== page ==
‘Bursting at the seams,’ Clay Studio plans move from Old City to Kensington
A longtime arts anchor in Philadelphia's Old City neighborhood, the Clay Studio prepares to relocate.Listen 1:40
After more than four decades, one of Philadelphia’s anchor arts organizations on Second Street in Old City is pulling up stakes to establish itself in a new neighborhood.
The Clay Studio’s sculpture workshop, education facility, and exhibition space was founded on a top floor of a row house in Old City in 1974. Over the next 40 years, the organization hopped around the neighborhood, expanded several times, and became part of the community’s economic turnaround.
“Every time we’ve expanded, it’s taken off,” said president Christopher Taylor, who last stretched out the Clay Studio’s current space at 139 N. Second St. in 2007. “We built it for 1,100 students. Last year, we had 4,600 students. We’re bursting at the seams.”
Taylor and his board decided to move to what’s now a vacant lot on North American Street across from the Crane Arts Building in South Kensington. The plan calls for a 31,000-square-foot building with classrooms, studios, and galleries.
The new building will have nearly three times more classroom space and almost twice as much space for firing kilns.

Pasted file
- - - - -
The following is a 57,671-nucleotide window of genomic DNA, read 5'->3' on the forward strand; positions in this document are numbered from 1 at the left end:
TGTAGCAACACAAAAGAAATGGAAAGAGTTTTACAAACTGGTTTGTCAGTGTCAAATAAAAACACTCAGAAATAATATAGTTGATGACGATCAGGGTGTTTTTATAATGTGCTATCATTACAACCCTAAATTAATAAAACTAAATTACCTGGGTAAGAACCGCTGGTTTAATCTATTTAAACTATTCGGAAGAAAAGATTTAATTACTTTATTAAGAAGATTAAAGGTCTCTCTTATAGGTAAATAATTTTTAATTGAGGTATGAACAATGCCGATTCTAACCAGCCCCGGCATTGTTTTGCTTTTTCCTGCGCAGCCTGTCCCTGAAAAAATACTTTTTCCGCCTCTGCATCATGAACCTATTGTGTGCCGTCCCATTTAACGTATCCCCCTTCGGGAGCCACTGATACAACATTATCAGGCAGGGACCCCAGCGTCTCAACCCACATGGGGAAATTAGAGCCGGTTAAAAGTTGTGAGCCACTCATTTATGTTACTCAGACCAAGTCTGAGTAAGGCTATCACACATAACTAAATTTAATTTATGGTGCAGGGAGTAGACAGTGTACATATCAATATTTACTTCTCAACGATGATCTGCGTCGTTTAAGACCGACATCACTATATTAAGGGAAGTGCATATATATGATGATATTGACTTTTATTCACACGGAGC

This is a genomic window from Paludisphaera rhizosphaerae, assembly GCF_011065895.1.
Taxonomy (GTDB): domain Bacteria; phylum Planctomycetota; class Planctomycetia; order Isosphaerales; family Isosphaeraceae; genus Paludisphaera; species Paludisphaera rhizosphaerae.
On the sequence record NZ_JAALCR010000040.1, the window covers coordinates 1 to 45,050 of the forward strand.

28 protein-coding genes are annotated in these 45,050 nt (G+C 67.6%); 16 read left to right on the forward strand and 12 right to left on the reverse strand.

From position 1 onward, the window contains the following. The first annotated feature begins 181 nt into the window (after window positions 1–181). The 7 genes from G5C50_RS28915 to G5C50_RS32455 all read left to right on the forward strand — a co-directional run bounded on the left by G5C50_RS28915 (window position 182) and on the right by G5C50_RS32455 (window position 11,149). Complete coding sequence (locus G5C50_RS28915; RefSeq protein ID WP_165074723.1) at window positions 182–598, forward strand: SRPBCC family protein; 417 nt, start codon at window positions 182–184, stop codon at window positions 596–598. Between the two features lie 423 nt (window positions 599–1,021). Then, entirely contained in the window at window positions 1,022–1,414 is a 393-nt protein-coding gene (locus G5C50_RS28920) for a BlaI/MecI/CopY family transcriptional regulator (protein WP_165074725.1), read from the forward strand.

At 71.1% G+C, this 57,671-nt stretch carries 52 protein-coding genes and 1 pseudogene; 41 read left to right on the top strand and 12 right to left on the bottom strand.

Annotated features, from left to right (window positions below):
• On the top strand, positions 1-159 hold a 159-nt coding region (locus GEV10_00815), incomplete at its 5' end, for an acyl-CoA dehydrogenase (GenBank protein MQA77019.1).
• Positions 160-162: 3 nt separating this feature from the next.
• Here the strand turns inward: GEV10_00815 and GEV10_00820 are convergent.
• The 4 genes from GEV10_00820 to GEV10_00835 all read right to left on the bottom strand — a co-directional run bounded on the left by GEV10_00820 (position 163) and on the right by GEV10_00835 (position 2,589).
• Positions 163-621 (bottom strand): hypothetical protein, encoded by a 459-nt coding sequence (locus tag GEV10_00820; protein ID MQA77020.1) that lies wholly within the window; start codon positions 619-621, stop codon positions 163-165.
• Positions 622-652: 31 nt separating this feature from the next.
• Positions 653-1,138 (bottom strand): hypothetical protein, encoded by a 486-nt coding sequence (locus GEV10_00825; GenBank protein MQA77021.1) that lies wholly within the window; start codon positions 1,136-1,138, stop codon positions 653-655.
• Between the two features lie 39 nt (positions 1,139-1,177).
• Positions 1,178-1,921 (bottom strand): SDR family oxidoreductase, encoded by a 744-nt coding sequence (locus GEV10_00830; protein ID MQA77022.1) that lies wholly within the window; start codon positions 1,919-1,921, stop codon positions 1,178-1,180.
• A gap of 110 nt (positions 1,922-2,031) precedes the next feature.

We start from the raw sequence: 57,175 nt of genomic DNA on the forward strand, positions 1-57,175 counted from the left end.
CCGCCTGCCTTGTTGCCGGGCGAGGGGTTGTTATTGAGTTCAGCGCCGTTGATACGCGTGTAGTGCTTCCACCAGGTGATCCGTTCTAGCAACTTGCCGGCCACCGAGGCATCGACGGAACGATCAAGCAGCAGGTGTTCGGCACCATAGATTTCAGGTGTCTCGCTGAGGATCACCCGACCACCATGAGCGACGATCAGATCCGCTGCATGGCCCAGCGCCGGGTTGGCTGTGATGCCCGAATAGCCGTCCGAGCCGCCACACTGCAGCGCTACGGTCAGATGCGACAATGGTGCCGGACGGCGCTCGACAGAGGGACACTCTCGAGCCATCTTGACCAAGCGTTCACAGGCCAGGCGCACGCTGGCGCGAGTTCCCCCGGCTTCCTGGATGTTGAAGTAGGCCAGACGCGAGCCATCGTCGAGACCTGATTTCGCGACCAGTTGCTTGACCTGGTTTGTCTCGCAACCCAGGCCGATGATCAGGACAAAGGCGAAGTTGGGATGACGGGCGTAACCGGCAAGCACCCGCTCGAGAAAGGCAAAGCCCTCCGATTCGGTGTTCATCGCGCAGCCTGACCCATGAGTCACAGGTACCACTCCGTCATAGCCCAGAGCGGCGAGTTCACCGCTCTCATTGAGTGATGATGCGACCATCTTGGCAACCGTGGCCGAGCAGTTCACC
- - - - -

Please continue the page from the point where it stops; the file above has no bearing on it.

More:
Taylor is particularly impressed by the neighborhood, a historically industrial corridor that has started giving way to mixed-use developments, most predominantly the Crane Arts Building.
“North American Street in South Kensington is an exciting community,” said Taylor. “There is a broad diversity, young and old people, different religions — we’ve got the Al-Aqsa [Islamic Society] right up the street. Artists are moving in. There are maker spaces, and tons of creative businesses.”
The Crane Arts Building already houses the Clay Studio’s Claymobile program, a studio on wheels that allows bringing sculpture workshops into any classroom or community center across the city.
The organization has been expanding beyond traditional studio craft into public performances, social art-making events, and culinary tastings on handmade dishware.
“We’re doing whiskey tastings, coffee tastings, sushi-making. We’ve done planters — people using the objects,” said Taylor. “People love the process. Craft is riding a different wave in the community: craft beer, whiskey, pickles, soap. The hands-on activity is taking hold in the city. We’re benefiting from that.”
Taylor is currently in the process of raising $13.5 million for building construction. He hopes to break ground later this year.
WHYY is your source for fact-based, in-depth journalism and information. As a nonprofit organization, we rely on financial support from readers like you. Please give today.